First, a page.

Fed's rate cuts take hold
NEW YORK A key gauge of future economic activity rose in April, following two straight monthly declines, as the effects of the Federal Reserve's aggressive rate-cutting campaign began seeping into the economy.
The improvement, which matched economists' forecasts, reflects the positive effect of the Federal Reserve's aggressive interest rate cutting campaign since the start of the year, said Ken Goldstein, economist for the New York-based Conference Board.
"If you decrease the cost of capital then you make it easier for people to borrow to expand or to fix things up," Goldstein said.
The index is closely watched because it indicates where the overall U.S. economy is headed in the next three to six months. It stood at 100 in 1996, its base year.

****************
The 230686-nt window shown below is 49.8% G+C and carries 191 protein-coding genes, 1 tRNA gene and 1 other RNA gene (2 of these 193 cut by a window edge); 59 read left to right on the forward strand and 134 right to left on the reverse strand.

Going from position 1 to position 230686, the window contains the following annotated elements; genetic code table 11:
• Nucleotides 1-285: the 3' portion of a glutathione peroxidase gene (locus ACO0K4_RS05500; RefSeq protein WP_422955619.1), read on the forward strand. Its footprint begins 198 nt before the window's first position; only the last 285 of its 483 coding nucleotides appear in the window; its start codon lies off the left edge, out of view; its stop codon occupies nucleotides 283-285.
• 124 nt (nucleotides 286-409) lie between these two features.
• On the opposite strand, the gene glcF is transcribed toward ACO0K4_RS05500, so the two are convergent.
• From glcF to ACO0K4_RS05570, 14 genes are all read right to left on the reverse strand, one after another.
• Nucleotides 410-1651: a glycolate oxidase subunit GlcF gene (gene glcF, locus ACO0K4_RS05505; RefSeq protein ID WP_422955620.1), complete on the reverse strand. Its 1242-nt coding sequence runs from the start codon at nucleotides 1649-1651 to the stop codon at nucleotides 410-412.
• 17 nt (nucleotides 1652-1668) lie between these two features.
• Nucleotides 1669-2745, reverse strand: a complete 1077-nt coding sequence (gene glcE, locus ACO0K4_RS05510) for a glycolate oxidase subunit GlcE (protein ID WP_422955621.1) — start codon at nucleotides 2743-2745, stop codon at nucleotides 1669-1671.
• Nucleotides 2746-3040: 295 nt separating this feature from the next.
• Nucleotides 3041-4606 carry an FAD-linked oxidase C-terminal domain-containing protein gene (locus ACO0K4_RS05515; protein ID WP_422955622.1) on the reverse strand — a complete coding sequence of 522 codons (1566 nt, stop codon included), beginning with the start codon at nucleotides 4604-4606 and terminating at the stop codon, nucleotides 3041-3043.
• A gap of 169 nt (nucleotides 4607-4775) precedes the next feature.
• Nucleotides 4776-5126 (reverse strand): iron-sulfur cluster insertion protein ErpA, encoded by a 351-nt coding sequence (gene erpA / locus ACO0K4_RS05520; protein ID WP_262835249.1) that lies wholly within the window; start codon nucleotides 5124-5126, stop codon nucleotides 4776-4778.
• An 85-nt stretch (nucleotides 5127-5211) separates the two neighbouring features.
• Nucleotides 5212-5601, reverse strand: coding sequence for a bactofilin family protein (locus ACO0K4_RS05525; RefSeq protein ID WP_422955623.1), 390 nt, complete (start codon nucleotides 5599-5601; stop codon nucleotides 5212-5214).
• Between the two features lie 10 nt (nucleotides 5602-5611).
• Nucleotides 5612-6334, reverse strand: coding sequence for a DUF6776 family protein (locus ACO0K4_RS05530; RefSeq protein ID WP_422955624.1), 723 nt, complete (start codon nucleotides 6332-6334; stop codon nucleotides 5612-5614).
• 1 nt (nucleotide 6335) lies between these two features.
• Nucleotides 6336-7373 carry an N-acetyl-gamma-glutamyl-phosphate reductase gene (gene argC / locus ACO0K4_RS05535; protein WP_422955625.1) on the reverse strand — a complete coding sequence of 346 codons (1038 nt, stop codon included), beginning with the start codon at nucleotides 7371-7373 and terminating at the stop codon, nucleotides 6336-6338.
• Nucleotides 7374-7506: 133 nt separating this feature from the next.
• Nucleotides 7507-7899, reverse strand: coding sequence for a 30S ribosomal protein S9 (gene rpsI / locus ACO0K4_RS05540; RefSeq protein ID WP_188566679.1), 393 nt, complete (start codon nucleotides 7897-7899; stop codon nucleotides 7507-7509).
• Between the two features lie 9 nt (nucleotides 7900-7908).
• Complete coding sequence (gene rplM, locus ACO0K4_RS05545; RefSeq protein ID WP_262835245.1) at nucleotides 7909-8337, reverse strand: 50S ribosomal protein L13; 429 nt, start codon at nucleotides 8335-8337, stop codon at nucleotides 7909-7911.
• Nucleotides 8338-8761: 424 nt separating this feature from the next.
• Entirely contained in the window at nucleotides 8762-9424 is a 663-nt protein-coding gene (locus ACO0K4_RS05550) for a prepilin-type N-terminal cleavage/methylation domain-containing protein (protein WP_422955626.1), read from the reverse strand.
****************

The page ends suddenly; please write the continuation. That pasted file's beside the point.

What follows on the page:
Economists said the April increase, though small, is a sign that the economy is beginning to stabilize after months of decline.
"This is a glimmer of hope that the economy is beginning to stabilize," said Sung Won Sohn, chief economist at Wells Fargo & Co. "Perhaps we can see the light of economic recovery at the end of the tunnel."
But they also were cautious. Mark Vitner, of First Union Corp., said, "It really doesn't make me optimistic about the near-term outlook."
"I still think we're in for a few more months of pain," he said.
The April increase was only the second in the last seven months. The cumulative change in the index over the past six months was a 1.3 percent decline.
Three consecutive declines in the index traditionally have been considered a sign that the economy is headed into recession.